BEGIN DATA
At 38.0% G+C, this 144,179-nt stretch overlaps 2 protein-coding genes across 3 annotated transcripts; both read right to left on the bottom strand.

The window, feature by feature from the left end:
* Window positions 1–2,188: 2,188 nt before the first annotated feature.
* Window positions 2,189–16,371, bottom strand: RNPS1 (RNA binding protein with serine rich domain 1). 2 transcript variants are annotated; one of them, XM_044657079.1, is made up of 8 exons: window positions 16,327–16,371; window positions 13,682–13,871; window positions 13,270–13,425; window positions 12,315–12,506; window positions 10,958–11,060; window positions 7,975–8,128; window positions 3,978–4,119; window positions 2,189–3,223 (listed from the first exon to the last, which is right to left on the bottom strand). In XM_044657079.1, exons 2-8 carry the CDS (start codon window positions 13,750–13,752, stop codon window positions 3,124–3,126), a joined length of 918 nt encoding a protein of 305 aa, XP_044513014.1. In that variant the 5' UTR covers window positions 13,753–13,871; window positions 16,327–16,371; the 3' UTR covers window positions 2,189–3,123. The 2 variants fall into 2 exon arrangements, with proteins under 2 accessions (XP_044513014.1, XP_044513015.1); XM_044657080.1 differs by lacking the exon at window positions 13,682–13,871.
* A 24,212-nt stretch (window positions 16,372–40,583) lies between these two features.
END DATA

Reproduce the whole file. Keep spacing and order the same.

At 38.0% G+C, this 144,179-nt stretch overlaps 2 protein-coding genes across 3 annotated transcripts; both read right to left on the bottom strand.

The window, feature by feature from the left end:
* Window positions 1–2,188: 2,188 nt before the first annotated feature.
* Window positions 2,189–16,371, bottom strand: RNPS1 (RNA binding protein with serine rich domain 1). 2 transcript variants are annotated; one of them, XM_044657079.1, is made up of 8 exons: window positions 16,327–16,371; window positions 13,682–13,871; window positions 13,270–13,425; window positions 12,315–12,506; window positions 10,958–11,060; window positions 7,975–8,128; window positions 3,978–4,119; window positions 2,189–3,223 (listed from the first exon to the last, which is right to left on the bottom strand). In XM_044657079.1, exons 2-8 carry the CDS (start codon window positions 13,750–13,752, stop codon window positions 3,124–3,126), a joined length of 918 nt encoding a protein of 305 aa, XP_044513014.1. In that variant the 5' UTR covers window positions 13,753–13,871; window positions 16,327–16,371; the 3' UTR covers window positions 2,189–3,123. The 2 variants fall into 2 exon arrangements, with proteins under 2 accessions (XP_044513014.1, XP_044513015.1); XM_044657080.1 differs by lacking the exon at window positions 13,682–13,871.
* A 24,212-nt stretch (window positions 16,372–40,583) lies between these two features.